How the ringers welcomed me! John, a white-haired gentleman of my very favorite sort — double PhD in music and theology! — Dinah, an ex-nun, Mensa member and now professional fingernail-painter, Mike with his grisly musical t-shirt and his three beautiful small children milling around the school.. they welcomed me all. And I rang proper changes for the first time! I shall try to explain.
First, one simply learns to handle the bell, silently. This process takes about ten hours. Then, as you’ve heard me burble on about, one is allowed to make a sound. Then, one take part in “rounds,” which is simply the bells — six or eight or ten — ringing downward from the highest tone to the lowest, in order. THEN, just as I’ve rung rounds only TWICE and to only partial success, these Melrose ringers prodded me into “call changes,” which means that as I’m ringing my number six bell in its number six place, the conductor shouts, “six to five,” and I ring in FIFTH place instead! Try to imagine! “Six to four,” might come next, and I have to look to the number THREE bell to ring after her, in fourth place.
MADDENING, I can tell you! Maddening. It is the one activity of my entire life where it is impossible to think of anything else while I’m doing it. There is no recipe-musing, blog-planning, grocery list-making. I can ONLY RING THE BELL. No wonder where are prayers for us!
It was a thrilling, lovely experience. I can’t say that I performed brilliantly, as it took me much too long to respond to the call changes. After all, only a few hours ago I was simply “rope-pulling” silently! But finally, toward the end, as I was sweating freely and frantically trying to keep up, the conductor called one last change and I got it straightaway. “Go to the head of the class!” shouted my fellow ringer John triumphantly!
“Modesty is a beguiling trait,” he said afterward, as we made safe loops of our ropes, “but you need not be modest any longer. You have made great progress.”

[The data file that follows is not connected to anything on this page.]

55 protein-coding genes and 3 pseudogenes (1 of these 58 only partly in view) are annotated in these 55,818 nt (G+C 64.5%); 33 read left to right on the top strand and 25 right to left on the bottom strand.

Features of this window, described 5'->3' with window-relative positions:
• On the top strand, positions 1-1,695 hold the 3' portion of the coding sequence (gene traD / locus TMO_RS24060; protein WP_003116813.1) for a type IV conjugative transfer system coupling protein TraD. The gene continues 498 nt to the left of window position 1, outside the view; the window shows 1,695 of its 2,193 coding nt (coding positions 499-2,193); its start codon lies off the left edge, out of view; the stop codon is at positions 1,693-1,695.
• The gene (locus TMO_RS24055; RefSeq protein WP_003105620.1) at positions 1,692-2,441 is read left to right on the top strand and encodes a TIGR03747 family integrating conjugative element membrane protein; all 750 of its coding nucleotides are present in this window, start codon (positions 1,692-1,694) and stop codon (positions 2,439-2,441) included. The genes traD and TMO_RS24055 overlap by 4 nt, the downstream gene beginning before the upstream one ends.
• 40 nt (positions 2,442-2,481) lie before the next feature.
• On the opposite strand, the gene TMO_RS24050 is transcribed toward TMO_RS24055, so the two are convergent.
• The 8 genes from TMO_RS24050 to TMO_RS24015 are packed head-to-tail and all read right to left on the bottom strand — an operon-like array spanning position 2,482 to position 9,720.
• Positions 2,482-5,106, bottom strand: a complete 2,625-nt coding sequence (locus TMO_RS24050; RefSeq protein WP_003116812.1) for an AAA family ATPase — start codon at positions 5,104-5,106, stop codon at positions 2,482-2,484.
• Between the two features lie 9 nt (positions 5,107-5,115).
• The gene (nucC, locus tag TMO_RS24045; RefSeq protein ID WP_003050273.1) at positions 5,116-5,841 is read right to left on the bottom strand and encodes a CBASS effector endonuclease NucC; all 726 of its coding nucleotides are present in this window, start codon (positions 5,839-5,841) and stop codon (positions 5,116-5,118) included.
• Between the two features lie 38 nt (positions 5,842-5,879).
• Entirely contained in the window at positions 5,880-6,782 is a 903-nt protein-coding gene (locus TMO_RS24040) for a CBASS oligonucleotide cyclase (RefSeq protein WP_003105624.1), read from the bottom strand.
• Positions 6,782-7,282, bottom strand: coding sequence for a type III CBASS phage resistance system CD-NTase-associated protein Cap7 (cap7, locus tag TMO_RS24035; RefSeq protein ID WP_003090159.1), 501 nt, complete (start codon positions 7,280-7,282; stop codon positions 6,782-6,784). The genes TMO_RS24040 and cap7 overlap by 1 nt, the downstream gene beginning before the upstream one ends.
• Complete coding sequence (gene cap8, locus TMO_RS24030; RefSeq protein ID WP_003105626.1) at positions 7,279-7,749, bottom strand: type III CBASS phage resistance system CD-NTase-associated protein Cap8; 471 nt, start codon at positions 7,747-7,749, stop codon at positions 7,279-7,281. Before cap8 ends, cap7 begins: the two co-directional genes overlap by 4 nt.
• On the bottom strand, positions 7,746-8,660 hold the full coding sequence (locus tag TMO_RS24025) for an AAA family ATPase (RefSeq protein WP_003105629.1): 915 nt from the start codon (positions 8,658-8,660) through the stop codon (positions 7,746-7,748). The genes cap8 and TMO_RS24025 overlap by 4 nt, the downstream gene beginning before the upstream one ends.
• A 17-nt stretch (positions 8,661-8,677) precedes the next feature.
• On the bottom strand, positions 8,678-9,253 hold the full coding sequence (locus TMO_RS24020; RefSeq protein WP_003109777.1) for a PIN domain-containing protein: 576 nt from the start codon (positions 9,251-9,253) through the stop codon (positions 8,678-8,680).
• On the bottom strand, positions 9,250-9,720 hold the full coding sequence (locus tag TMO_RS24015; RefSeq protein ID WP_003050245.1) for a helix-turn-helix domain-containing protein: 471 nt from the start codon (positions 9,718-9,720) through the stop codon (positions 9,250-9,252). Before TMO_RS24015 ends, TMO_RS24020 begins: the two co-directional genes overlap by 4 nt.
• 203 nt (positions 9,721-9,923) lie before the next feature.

Now it’s back to the mundane Red Gate Farm tasks of weeding, window-washing and picking up hundreds of tiny scraps of water balloon from the dandelion-dotted grass…
Sigh of relief. After negotiating five airports successfully, I am at Red Gate Farm. And after an intensely hot and sunny day spent unpacking and weeding the terrace, the skies have opened and the rain is pattering gently down in the great upside-down bell of the side meadow, pooling in the gutters that want clearing out, and dripping from the roof of the big red barn. I am home.
John and Avery picked me up last evening, one of those golden-blue Connecticut evenings when there seem to be more orange lilies waving in the breeze than you knew had grown on earth, when the hour’s journey from the airport sees the skies turn to pink and purple, making everything look misty and perfect. Our own garden boasts one last perfect lily.
This was an intelligent strategic decision on the part of our little farmhouse: to appear first in a dim, dim light. Because poor thing, it’s suffered over the long snowy winter. We have arrived to discover the ceiling of the laundry room falling down, mold in the rafters and pathetically stained walls in the living room. Repairs are in order.